OPINION: When our values go down the toilet

Peter FiorenzaGeraldton Guardian
Mother Teresa, left, in 1997. She understood what life was all about.
Camera IconMother Teresa, left, in 1997. She understood what life was all about. Credit: AP

I am not afraid to say that I am a believer.

I know there are many of you who are not, but I have faith and am convinced we exist for a reason.

That aside, though, I believe, despite different opinions on why we exist, humans have qualities that certainly set us apart, especially when it comes to the treatment of fellow human beings.

In recent times we have certainly seen the best and worst of human nature.

The bushfire disaster that greatly affected the country during summer was an unprecedented event that saw us rally together to assist those who were hit worst.

And this was epitomised by the efforts of our fire and emergency volunteers, who took the word “hero” to a whole new level. But you could say the reverse has happened in recent weeks.

There is no doubt the coronavirus has had an impact on everyone.

Understandably, this has led to a large degree of anxiety in the community, which unfortunately has resulted in some behaviour that could be seen as being in stark contrast to what occurred during the bushfire period.

This was most evident in the panic-shopping behaviour that, quite frankly, has been responsible for some ugly examples of human nature.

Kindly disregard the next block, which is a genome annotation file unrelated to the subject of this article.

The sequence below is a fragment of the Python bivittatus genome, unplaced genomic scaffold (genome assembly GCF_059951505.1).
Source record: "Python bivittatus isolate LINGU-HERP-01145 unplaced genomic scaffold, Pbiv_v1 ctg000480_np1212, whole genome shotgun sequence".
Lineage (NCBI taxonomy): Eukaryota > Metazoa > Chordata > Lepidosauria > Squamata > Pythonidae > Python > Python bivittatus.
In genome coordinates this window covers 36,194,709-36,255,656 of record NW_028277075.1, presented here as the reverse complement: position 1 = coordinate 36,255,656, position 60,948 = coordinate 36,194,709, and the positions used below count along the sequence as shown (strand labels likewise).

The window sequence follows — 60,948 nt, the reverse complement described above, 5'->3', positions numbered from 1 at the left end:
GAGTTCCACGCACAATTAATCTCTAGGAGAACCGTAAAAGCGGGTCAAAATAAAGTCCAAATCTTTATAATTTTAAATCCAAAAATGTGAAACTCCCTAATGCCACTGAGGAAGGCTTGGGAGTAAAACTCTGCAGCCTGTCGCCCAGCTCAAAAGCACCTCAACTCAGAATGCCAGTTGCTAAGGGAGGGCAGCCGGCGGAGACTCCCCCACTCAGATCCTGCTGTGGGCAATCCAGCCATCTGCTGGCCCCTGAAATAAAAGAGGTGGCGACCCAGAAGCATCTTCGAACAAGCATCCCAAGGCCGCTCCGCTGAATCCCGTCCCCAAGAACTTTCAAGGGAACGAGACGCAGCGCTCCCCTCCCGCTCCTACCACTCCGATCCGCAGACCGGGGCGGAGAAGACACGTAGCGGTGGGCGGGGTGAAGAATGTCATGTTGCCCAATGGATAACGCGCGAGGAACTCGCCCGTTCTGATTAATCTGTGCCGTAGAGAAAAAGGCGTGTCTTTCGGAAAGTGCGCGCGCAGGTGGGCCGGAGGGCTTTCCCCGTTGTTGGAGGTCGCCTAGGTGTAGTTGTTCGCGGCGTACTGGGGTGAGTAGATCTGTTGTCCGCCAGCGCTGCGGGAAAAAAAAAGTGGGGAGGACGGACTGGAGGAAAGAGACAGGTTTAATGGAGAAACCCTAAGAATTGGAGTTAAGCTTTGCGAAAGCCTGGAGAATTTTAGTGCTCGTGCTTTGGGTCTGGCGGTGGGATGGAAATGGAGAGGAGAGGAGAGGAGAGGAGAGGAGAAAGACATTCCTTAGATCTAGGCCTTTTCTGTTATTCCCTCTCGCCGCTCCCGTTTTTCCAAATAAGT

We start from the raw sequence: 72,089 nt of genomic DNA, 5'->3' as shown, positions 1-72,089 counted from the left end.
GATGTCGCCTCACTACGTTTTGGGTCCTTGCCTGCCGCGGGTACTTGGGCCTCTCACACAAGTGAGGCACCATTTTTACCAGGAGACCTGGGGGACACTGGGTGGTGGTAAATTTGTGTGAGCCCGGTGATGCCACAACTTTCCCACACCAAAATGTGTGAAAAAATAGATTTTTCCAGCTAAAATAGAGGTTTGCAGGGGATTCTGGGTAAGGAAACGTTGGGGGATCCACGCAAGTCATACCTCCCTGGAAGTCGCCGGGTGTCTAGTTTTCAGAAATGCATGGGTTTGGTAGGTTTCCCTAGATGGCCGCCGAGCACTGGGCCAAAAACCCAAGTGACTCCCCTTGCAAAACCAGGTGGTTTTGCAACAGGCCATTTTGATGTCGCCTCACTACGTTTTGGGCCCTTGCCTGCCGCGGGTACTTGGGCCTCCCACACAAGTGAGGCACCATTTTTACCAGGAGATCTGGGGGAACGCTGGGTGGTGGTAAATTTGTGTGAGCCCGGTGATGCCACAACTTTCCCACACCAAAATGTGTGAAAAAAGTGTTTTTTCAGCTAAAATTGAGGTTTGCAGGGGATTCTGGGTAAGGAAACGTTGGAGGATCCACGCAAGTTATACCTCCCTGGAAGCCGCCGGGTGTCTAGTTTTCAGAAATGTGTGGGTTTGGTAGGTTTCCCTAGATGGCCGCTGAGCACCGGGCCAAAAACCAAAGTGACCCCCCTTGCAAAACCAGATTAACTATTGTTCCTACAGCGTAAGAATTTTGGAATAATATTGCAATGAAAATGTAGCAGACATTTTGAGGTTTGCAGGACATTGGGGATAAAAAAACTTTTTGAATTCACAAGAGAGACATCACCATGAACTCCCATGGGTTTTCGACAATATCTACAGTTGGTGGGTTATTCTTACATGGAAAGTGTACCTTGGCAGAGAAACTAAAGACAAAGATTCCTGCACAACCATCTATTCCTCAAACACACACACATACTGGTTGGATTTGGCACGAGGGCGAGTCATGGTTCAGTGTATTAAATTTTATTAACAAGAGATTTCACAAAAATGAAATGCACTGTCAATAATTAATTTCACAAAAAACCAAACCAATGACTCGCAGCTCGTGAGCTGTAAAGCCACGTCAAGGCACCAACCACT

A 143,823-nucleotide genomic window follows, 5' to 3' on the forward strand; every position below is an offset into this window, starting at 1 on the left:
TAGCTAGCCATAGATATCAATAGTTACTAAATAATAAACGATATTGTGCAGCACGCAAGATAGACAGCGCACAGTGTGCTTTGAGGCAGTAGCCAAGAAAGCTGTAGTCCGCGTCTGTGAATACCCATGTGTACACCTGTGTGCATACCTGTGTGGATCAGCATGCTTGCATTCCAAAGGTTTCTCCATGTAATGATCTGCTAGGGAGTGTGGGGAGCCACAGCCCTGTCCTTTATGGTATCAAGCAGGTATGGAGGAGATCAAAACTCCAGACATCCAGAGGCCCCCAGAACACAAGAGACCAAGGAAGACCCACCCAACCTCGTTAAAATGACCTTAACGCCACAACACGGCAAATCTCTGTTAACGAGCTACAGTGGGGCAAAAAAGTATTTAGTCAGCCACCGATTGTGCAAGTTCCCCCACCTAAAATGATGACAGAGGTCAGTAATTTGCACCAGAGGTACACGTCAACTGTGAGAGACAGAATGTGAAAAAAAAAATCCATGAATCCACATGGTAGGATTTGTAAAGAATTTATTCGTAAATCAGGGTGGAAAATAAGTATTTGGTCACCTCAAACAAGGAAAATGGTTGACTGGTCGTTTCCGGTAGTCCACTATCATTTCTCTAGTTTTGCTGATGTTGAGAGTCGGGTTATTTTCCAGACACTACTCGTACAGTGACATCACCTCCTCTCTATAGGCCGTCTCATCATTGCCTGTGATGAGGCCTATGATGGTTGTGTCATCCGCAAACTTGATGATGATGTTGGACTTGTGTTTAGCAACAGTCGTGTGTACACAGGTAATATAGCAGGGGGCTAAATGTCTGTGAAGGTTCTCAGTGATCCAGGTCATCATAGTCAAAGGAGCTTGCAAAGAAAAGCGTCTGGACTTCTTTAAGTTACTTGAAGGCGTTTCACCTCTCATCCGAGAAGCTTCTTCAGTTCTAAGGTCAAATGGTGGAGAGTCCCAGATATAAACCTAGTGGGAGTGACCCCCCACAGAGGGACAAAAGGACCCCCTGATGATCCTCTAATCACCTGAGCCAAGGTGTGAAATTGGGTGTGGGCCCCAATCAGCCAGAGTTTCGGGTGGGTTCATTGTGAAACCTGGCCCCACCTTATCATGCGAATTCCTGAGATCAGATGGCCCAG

The toilet paper phenomenon had shoppers fighting in the supermarket aisles around Australia.

There was even selfish behaviour in Geraldton.

Someone told me they had a friend that was actually punched in the face by a fellow shopper in an attempt to secure a packet of toilet rolls.

The Prime Minister and the Premier both spoke of their disgust.

It is at times like these that we possibly need to take stock and focus on the things that bind us together and allows us to rise above adversity.

Now, I am definitely no authority on telling or demonstrating to people how they should act or behave, but I do resort to my faith when things get tough.

Others could also view this as not really faith as such, but simply being human.

Recently, I came across a media presentation about Mother Teresa — someone who truly understood the essence of life.

Here are some of her inspiring quotes that make me think:

1. Peace begins with a smile.

2. Be thankful in small things because it is in them that strength lies.

3. Intense love does not measure, it just gives.

4. Not all of us can do great things. But we can do small things with love.

5. Kind words can be short and easy to speak, but their echoes are truly endless.

6. If you judge people, you have no time to love them.

7. What can you do to promote world peace? Go home and love your family.

8. It’s not how much we give but how much love we put into giving.

9. Joy is a net of love in which you can catch souls.

10. If you love until it hurts, there can be no more hurt, only more love.

Maybe it’s time to focus ...

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